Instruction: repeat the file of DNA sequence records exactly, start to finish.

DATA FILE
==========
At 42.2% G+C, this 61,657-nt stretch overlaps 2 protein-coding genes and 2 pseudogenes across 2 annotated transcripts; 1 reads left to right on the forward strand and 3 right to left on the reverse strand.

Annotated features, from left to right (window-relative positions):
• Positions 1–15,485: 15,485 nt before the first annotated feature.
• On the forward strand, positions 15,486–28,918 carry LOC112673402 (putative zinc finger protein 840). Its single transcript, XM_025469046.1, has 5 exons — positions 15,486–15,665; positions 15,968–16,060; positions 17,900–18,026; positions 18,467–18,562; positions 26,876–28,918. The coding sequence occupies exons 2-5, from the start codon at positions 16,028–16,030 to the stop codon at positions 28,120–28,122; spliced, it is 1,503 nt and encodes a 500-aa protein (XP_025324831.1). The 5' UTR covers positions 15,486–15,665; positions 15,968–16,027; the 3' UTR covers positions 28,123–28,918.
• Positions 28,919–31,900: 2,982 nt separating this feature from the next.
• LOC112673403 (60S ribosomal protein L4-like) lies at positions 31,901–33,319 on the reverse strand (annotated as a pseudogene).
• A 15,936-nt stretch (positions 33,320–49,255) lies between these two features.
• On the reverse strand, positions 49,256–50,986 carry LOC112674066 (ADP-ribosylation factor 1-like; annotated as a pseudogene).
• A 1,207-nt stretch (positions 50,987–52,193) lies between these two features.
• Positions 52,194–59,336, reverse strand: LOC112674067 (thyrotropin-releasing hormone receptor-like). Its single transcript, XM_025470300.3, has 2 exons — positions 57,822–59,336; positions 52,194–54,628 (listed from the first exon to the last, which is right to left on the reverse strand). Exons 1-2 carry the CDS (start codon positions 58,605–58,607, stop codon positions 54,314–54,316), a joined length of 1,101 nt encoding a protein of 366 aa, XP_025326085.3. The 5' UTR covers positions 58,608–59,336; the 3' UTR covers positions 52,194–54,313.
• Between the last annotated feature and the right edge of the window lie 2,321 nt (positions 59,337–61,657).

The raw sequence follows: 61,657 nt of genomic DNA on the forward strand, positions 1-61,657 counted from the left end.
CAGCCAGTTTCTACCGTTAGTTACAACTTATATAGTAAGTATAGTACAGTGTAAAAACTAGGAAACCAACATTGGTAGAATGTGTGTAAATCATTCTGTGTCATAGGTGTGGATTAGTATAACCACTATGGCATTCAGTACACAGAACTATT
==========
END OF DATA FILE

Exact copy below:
At 42.2% G+C, this 61,657-nt stretch overlaps 2 protein-coding genes and 2 pseudogenes across 2 annotated transcripts; 1 reads left to right on the forward strand and 3 right to left on the reverse strand.

Annotated features, from left to right (window-relative positions):
• Positions 1–15,485: 15,485 nt before the first annotated feature.
• On the forward strand, positions 15,486–28,918 carry LOC112673402 (putative zinc finger protein 840). Its single transcript, XM_025469046.1, has 5 exons — positions 15,486–15,665; positions 15,968–16,060; positions 17,900–18,026; positions 18,467–18,562; positions 26,876–28,918. The coding sequence occupies exons 2-5, from the start codon at positions 16,028–16,030 to the stop codon at positions 28,120–28,122; spliced, it is 1,503 nt and encodes a 500-aa protein (XP_025324831.1). The 5' UTR covers positions 15,486–15,665; positions 15,968–16,027; the 3' UTR covers positions 28,123–28,918.
• Positions 28,919–31,900: 2,982 nt separating this feature from the next.
• LOC112673403 (60S ribosomal protein L4-like) lies at positions 31,901–33,319 on the reverse strand (annotated as a pseudogene).
• A 15,936-nt stretch (positions 33,320–49,255) lies between these two features.
• On the reverse strand, positions 49,256–50,986 carry LOC112674066 (ADP-ribosylation factor 1-like; annotated as a pseudogene).
• A 1,207-nt stretch (positions 50,987–52,193) lies between these two features.
• Positions 52,194–59,336, reverse strand: LOC112674067 (thyrotropin-releasing hormone receptor-like). Its single transcript, XM_025470300.3, has 2 exons — positions 57,822–59,336; positions 52,194–54,628 (listed from the first exon to the last, which is right to left on the reverse strand). Exons 1-2 carry the CDS (start codon positions 58,605–58,607, stop codon positions 54,314–54,316), a joined length of 1,101 nt encoding a protein of 366 aa, XP_025326085.3. The 5' UTR covers positions 58,608–59,336; the 3' UTR covers positions 52,194–54,313.
• Between the last annotated feature and the right edge of the window lie 2,321 nt (positions 59,337–61,657).

The raw sequence follows: 61,657 nt of genomic DNA on the forward strand, positions 1-61,657 counted from the left end.
CAGCCAGTTTCTACCGTTAGTTACAACTTATATAGTAAGTATAGTACAGTGTAAAAACTAGGAAACCAACATTGGTAGAATGTGTGTAAATCATTCTGTGTCATAGGTGTGGATTAGTATAACCACTATGGCATTCAGTACACAGAACTATT